The losers

Roy Hodgson and England

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England v Iceland - UEFA Euro 2016 - Round of 16 - Stade de Nice Source: Thanassis Stavrakis

Even by their usual anti-climactic standards, it’s hard to explain England’s dramatic implosion at Euro 2016.

Iceland, a country whose population and resources is minuscule by comparison, knocked them out in a stunning 2-1 victory.

Ultimately, Roy Hodgson seemed prone to some of his predecessors’ tendencies — most notably Sven Goran Eriksson — of accommodating stars at the expense of the team.

Wayne Rooney struggled to make the desired impact in the still quite unfamiliar midfield position. Hodgson also persisted with the out-of-form likes of Joe Hart, Raheem Sterling and Harry Kane, with many fans perplexed by the lack of game time afforded to Jamie Vardy and even Marcus Rashford, who — in less than 10 minutes on the field against Iceland — looked livelier and more inventive than the rest of the attack were in the entire game.

The subsequent outcome was what some commentators described as the team’s worst humiliation since they were knocked out of the 1950 World Cup by USA.

Hodgson rightly chose to step down immediately thereafter. He had failed to inspire a much-hyped group of players with the squad adjudged to be the most expensive going into the tournament.

It was a poor result, but perhaps the situation is not as dire as many people feel. England travelled to France with the youngest squad in the competition, and their lack of experience showed, as panic set in once they went behind against Iceland.

It’s a harsh lesson for their talented young players, but as Northern Ireland, Wales and even Portugal to some degree have all shown, it is possible to go from depressing lows to incredible highs in a relatively short space of time at international level.


Soccer Euro 2016 Italy Spain Source: Francois Mori

Overall, Euro 2016 was a tournament defined by the best teams’ failure to perform.

France looked decidedly apprehensive in the final, Belgium once again laboured under the weight of expectation, Germany looked a shadow of the side that won the World Cup two years ago and were badly hampered by a lack of cutting edge in attack, while Spain were beaten by a far less talented Italy side.

Of all the top sides, however, Vicente del Bosque’s men were the biggest disappointment.

Having won the last two successive Euros, the Spanish understandably went into the tournament as many people’s tips to win it.

Yet with so many talented players (Andres Iniesta, Gerard Pique and David Silva to name a few) to choose from, some of whom didn’t even make the final squad, the team ultimately surrendered their title in meek fashion amid a deserved 2-0 loss to the Azzurri.

Despite glimpses of brilliance, such as Iniesta’s glorious pass to set up Pique’s late winner against the Czech Republic, the stars of the side failed to perform for the most part and even looked apathetic at times.

They are a side caught between two extremes — players who have won everything at international level and perhaps have lost some of the hunger that made them champions in the first place, along with the younger members of the team who have so far lacked the authority and the conviction to emerge from the shadows of their elder counterparts.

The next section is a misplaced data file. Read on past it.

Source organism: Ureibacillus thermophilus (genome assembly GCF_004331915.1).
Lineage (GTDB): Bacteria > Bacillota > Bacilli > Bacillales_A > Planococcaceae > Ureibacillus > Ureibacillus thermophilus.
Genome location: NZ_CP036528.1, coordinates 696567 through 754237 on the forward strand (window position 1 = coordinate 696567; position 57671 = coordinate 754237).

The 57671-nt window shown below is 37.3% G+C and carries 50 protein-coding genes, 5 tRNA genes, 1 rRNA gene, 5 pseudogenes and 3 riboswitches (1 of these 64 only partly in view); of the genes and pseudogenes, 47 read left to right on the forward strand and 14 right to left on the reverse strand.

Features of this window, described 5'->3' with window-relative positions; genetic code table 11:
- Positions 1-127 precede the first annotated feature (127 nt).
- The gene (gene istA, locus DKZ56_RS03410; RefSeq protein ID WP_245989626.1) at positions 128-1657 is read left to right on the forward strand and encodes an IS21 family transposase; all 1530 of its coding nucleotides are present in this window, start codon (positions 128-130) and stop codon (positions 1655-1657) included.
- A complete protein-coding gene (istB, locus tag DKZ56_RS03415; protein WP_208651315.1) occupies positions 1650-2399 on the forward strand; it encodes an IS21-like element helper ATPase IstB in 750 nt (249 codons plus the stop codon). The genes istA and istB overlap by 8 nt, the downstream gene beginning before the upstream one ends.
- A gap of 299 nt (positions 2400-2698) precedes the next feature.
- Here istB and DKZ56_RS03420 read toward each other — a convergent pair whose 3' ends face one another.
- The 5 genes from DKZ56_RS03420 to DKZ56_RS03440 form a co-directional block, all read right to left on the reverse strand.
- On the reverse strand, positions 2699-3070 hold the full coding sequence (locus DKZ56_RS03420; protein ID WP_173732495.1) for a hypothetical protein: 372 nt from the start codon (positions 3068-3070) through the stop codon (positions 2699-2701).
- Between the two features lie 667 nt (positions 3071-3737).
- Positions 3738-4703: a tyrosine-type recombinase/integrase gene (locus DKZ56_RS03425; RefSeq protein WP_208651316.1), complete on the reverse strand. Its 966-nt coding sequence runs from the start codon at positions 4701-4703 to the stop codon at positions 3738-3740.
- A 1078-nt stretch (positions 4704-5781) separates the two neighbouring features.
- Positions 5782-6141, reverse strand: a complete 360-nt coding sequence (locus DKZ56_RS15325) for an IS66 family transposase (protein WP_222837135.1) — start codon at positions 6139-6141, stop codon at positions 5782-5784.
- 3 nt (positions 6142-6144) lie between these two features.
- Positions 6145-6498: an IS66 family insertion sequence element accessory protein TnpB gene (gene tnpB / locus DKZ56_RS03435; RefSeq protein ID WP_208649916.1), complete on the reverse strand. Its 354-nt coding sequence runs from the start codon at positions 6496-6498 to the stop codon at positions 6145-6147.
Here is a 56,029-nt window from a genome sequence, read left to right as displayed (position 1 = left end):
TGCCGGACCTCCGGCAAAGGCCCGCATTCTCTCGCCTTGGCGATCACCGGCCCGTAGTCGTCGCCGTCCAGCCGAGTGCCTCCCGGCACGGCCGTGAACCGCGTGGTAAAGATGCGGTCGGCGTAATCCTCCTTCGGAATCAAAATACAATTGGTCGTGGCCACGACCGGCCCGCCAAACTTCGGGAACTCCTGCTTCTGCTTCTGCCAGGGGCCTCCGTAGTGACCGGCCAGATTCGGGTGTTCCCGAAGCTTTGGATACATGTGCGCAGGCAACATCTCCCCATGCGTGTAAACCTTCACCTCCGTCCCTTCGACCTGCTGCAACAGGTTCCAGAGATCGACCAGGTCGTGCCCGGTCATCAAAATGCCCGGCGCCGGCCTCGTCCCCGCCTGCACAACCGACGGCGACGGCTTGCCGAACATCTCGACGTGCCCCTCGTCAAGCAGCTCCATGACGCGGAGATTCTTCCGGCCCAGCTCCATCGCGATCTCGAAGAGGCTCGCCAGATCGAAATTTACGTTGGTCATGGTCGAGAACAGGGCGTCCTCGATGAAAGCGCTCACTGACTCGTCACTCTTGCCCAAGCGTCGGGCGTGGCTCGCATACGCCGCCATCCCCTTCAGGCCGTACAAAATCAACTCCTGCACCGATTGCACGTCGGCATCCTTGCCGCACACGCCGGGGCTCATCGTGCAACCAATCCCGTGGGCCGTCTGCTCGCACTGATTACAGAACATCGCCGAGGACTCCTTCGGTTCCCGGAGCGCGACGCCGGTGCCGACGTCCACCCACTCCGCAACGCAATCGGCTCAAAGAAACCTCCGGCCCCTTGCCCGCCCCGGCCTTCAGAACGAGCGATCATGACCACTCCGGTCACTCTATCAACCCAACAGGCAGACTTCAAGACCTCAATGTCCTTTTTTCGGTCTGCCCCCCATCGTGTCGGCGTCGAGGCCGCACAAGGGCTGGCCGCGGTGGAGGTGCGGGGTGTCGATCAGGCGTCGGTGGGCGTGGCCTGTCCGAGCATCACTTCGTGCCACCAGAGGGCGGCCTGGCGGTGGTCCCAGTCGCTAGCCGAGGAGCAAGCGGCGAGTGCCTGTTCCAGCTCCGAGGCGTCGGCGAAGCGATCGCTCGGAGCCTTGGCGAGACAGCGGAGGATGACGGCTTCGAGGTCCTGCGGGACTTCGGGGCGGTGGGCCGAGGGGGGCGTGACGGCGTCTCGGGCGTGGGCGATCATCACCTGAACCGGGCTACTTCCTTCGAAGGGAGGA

Moreover, the much-publicised row between the departing Del Bosque and legendary goalkeeper Iker Casillas was a sign that this once-great team was now being suffocated by egotism and disregard for the greater good — their historic success four years ago suddenly seems a million miles away.

International football

Travel Stock - Nice - France Source: Brian Lawless

In some senses, Euro 2016 has been a success. The game will be healthier in many countries now owing largely to the 24-team format creating greater scope for the kind of fairytale stories epitomised by Iceland’s success.

But if there was any doubt before the tournament, there is now no question that international football is no longer the pinnacle of the game.

Champions League and domestic football are nowadays the priority for most world-class footballers — and where much of the money in the game is to be made.

While the likes of Daryl Murphy may describe the Euros as the highlight of their careers, it seems unlikely that superstars such as Zlatan Ibrahimovic or Robert Lewandowski will lose any sleep over their underwhelming performances this summer.

It was heartening to see the passion with which the supremely talented likes of Gareth Bale and Cristaino Ronaldo greeted their countries’ respective successes and the impressive displays they produced in the process, but they were the exceptions rather than the rule.

While it would be harsh to suggest the best players don’t care anymore, winning a World Cup or a European Championship is no longer the ultimate goal as far as most of them are concerned.

As Ryan Giggs noted on his ITV punditry debut: ”When I was young I wanted to be successful, players now want to be famous.”

Furthermore, a look at the managers at the tournament gives an indication of international football’s diminished status.

How many of the coaches involved at the Euros would tempt the top clubs? Antonio Conte is the obvious anomaly, and you could possibly make a case for Joachim Low and Vicente del Bosque, but for the most part, the coaches are a mixture of the promising (Michael O’Neill), the obscure (Bernd Storck) and the ultra-experienced (Lars Lagerbäck) who perhaps no longer have the desire for the daily rigours of club management.

All this explains why the success of functional sides such as Wales and Portugal has ultimately eclipsed the exploits of more gifted teams and pre-tournament favourites, including the Germans and the Spanish.

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About the author:

Paul Fennessy